NikhilJ15765060 10/26 '20 posted

The back-to-school period brings increment instances of asthma attacks in students and young people because of the cold climate, normal viral infections and decreased asthma prescription consistency. It is a difficult time for youngsters with asthma and this year, the difficulty is much more because of COVID 19. The vulnerabilities and questions around how COVID 19 will have an effect as students return to schools add to the pressure.  

Coronavirus affects people of all ages, and the US Center for Disease Control and Prevention had at first expressed that individuals with persistent lung disease, including moderate to serious asthma, might be at higher risk of building up a more extreme type of COVID 19 than healthier individuals. However, research on pediatric patients at a medical clinic in Italy shows that the allergy may be “defensive” an d that the treatment could have a “protective” effect for respiratory disorders. This finding, however, needs to be confirmed.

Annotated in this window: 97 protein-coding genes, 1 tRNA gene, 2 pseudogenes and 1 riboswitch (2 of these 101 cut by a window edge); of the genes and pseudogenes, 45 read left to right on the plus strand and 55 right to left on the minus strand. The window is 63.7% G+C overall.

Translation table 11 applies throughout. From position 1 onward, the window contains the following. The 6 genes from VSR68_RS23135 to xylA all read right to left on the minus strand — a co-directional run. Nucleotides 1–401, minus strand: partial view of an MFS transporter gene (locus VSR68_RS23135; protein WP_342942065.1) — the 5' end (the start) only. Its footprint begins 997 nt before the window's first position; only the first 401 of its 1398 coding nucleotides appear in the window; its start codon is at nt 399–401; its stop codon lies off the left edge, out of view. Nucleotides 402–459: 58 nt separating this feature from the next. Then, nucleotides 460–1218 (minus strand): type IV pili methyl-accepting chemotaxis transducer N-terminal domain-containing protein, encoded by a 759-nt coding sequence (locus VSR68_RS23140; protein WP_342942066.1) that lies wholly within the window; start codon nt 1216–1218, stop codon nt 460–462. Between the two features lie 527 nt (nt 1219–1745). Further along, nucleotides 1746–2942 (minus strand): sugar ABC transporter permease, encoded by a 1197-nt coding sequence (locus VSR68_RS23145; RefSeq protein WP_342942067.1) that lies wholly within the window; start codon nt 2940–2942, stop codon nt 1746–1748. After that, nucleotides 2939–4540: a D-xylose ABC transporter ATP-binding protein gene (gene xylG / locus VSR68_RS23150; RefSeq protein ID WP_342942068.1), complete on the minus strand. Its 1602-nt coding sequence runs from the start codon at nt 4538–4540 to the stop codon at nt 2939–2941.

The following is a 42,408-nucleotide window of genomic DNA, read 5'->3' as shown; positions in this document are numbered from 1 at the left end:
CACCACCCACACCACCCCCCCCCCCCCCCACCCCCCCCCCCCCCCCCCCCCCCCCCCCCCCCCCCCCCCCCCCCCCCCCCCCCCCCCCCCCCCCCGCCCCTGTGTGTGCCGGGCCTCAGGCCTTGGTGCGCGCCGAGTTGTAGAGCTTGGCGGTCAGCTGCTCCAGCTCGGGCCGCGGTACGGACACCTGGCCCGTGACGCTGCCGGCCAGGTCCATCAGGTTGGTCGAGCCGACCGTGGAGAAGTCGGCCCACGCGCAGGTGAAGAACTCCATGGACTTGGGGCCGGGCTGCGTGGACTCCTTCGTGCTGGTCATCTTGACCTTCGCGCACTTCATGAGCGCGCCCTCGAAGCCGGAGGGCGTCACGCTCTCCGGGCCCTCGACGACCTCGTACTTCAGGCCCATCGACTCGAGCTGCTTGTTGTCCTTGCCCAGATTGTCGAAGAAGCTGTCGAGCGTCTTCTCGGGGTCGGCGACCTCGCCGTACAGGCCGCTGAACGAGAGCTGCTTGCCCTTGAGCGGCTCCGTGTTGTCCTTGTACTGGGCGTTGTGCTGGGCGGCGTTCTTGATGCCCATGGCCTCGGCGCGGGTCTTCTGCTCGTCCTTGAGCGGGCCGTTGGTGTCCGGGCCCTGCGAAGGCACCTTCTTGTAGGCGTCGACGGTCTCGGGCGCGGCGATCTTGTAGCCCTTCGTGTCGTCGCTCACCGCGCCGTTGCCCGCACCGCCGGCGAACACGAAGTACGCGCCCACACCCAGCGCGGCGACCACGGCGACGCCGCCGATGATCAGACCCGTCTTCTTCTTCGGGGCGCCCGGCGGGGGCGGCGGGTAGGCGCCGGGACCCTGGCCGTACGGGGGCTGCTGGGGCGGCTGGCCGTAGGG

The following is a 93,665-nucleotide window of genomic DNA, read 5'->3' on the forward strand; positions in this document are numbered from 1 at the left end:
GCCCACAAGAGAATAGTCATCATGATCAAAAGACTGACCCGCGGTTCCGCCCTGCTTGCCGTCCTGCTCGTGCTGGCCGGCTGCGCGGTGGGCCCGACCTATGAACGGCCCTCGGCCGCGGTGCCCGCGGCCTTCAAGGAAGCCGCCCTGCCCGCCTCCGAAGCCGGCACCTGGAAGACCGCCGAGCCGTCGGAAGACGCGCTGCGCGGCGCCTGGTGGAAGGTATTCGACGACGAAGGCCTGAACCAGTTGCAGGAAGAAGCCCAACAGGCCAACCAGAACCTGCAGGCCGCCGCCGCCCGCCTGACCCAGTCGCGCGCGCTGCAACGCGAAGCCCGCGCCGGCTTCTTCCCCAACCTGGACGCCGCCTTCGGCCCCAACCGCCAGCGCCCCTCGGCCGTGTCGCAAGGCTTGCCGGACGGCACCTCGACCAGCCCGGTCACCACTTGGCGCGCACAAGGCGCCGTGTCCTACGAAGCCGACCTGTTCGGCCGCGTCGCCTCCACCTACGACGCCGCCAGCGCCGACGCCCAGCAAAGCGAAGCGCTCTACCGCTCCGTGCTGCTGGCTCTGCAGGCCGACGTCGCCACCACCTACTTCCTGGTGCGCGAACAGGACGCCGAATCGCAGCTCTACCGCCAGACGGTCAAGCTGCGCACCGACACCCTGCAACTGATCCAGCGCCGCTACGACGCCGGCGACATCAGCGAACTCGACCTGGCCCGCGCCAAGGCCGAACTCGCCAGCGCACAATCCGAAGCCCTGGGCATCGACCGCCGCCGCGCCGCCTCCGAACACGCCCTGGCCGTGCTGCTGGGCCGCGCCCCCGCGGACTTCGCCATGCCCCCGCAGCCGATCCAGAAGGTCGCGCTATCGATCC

Managing asthma is particularly important this year because of the fact that the manifestations impersonate those of COVID 19. The best methodology for asthma is to ensure that the asthma symptoms are all controlled as we approach the cold and influenza season, to keep away from respiratory difficulties.  

For children going to schools, a suggested approach is giving the school an “asthma action plan” and emergency inhalers. Parents and school nurses should also be sure that asthma control medications are functioning well. There are school health management software that help school nurses track symptoms of diseases inside the schooling community and report them efficiently.  EduHealth electronic health record platform will give you quick access to pertinent data like the students’ health, medication and medical care provider data. However, if you figure out the child might be infectious, call the health service provider first to avoid spreading the disease to others.   

Specialists suggest that it’s safe for kids with asthma and hypersensitivities to wear a mask at school, and that having symptoms under control will make wearing a mask more tolerable.